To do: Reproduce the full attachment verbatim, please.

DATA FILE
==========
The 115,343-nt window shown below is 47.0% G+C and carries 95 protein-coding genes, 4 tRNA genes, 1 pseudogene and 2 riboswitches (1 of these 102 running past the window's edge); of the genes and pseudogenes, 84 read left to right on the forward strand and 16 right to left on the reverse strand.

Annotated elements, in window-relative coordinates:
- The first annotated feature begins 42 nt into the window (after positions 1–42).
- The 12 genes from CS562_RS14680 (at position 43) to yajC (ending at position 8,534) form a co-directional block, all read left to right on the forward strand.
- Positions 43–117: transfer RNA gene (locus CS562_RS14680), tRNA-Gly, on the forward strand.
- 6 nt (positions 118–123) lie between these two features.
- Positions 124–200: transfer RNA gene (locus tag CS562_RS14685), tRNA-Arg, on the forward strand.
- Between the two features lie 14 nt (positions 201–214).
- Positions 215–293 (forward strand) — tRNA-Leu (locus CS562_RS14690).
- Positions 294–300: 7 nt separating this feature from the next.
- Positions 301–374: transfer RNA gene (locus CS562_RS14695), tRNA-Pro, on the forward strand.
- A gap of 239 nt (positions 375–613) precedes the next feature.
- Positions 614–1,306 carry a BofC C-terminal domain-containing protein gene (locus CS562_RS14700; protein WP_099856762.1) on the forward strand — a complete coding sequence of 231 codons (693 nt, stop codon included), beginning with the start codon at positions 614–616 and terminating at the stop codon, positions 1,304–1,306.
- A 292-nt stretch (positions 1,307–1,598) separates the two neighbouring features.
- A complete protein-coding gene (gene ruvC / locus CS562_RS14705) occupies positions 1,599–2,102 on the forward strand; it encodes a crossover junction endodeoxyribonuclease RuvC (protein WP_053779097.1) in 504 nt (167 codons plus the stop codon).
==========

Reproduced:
The 115,343-nt window shown below is 47.0% G+C and carries 95 protein-coding genes, 4 tRNA genes, 1 pseudogene and 2 riboswitches (1 of these 102 running past the window's edge); of the genes and pseudogenes, 84 read left to right on the forward strand and 16 right to left on the reverse strand.

Annotated elements, in window-relative coordinates:
- The first annotated feature begins 42 nt into the window (after positions 1–42).
- The 12 genes from CS562_RS14680 (at position 43) to yajC (ending at position 8,534) form a co-directional block, all read left to right on the forward strand.
- Positions 43–117: transfer RNA gene (locus CS562_RS14680), tRNA-Gly, on the forward strand.
- 6 nt (positions 118–123) lie between these two features.
- Positions 124–200: transfer RNA gene (locus tag CS562_RS14685), tRNA-Arg, on the forward strand.
- Between the two features lie 14 nt (positions 201–214).
- Positions 215–293 (forward strand) — tRNA-Leu (locus CS562_RS14690).
- Positions 294–300: 7 nt separating this feature from the next.
- Positions 301–374: transfer RNA gene (locus CS562_RS14695), tRNA-Pro, on the forward strand.
- A gap of 239 nt (positions 375–613) precedes the next feature.
- Positions 614–1,306 carry a BofC C-terminal domain-containing protein gene (locus CS562_RS14700; protein WP_099856762.1) on the forward strand — a complete coding sequence of 231 codons (693 nt, stop codon included), beginning with the start codon at positions 614–616 and terminating at the stop codon, positions 1,304–1,306.
- A 292-nt stretch (positions 1,307–1,598) separates the two neighbouring features.
- A complete protein-coding gene (gene ruvC / locus CS562_RS14705) occupies positions 1,599–2,102 on the forward strand; it encodes a crossover junction endodeoxyribonuclease RuvC (protein WP_053779097.1) in 504 nt (167 codons plus the stop codon).